Incredibly, hereditary and traditional power still holds undue influence over the public policy process. There is the ability of the Queen and Prince of Wales to prevent debate in Parliament (Queen’s and Prince’s Consent), the ninety-two hereditary peers in the lords and twenty-six bishops of the Church of England. Added to this are the powerful commercial forces as highlighted in a number of my previous posts on the threat of oligarchy highlighted by US Senator Bernie Sanders and the secretive and manipulative actions of Bank of England Governor Mark Carney. Taking all this into account our cherished idea of a society of politically equal citizens is looking forlorn.
But What About Policy Formation?
So far we have considered participation in the form of voting which means the selection of policies which are already on offer, normally from the main political parties. But we should go further. In the last quote Rainborough is drawing our attention to the fact that the creation of policy is in the hands of relatively few people. So what about political equality in the formation of policy in the first place. Although this can be effected via pressure groups (Republic Campaign is an example) it normally means membership of a major political party. But the difficulty which that causes to our system can be seen in the great expansion of Labour Party membership where the new members are active in formulating party policy. Setting aside political party admin and constitutional arrangements an individual is still faced with significant barriers. Consider the basic resources required in terms of literacy, health and access to IT resources. Furthermore there is the issue of possessing enough time and income to take an active part. Time and income are interrelated as those who are trying to support a family working two minimum wage jobs testify. So as Rainborough recognized, various rights require resources if you are to exercise them effectively.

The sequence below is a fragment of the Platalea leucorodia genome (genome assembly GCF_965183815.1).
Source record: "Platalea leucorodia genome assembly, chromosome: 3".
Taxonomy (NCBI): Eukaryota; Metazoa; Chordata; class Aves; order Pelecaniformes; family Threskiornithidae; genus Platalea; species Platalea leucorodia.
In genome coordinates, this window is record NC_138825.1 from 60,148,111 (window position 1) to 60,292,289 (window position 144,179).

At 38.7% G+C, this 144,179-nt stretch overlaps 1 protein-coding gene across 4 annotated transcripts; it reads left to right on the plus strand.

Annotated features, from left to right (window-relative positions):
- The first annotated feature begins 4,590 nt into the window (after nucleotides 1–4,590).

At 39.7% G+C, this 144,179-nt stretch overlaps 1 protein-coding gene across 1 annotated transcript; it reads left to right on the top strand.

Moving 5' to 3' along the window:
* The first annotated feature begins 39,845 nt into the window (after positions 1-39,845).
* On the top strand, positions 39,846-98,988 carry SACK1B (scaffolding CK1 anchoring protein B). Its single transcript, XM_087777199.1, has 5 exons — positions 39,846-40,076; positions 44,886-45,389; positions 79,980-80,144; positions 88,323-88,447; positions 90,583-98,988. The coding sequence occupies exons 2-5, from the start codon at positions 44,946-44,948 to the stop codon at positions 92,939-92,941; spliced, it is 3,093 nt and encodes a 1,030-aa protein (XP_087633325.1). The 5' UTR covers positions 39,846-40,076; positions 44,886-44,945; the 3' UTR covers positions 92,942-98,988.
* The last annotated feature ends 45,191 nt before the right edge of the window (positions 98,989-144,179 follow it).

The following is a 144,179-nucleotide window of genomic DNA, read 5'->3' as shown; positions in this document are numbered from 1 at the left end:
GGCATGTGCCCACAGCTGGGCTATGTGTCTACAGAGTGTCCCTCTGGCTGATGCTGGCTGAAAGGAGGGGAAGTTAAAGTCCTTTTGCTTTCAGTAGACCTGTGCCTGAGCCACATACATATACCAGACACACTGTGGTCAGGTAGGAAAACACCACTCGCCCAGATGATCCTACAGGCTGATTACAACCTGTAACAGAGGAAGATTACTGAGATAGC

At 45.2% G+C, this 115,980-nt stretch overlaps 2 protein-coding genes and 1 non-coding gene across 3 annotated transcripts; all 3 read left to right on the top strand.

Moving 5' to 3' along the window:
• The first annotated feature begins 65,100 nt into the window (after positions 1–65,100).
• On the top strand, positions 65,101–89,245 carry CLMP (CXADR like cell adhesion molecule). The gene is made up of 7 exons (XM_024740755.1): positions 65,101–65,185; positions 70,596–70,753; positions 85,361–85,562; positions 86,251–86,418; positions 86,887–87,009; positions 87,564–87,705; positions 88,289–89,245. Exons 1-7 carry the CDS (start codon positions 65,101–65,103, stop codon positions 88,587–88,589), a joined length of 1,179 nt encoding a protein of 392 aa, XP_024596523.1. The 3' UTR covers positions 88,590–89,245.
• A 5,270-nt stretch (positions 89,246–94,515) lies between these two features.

The establishment speaks of ‘British values’ but they are ignoring the values of some of the greatest Britons who lived. Considering the extent to which our political system falls woefully short of the ideals expressed by those such as Rainborough it is not surprising they are purposefully sidelined. In Britain the ideal of political equality is a bad joke and the solutions to the problems outlined are neither easy nor quick. But if an equal ability to influence public policy through political activity is to be more than an aspiration, possessing the legal right to vote or take part in a political organization must be supplemented by the capacity so to do. This involves necessary skills and resources such as education, income, health and IT literacy which are themselves dependent upon a measure of equality. As a practical illustration we could mention help for the homeless; for example, by making it easy for them to register and access policy information. Next, an increase of the National Living Wage to a Real Living Wage Vitally, we need to teach children about their rights and responsibilities in our political system. Quite apart from the controversial issues of British values we can teach them hard facts about the role of political parties, voting, Parliament and Government. Use of reason by an active citizenry – Thomas Rainborough would have approved!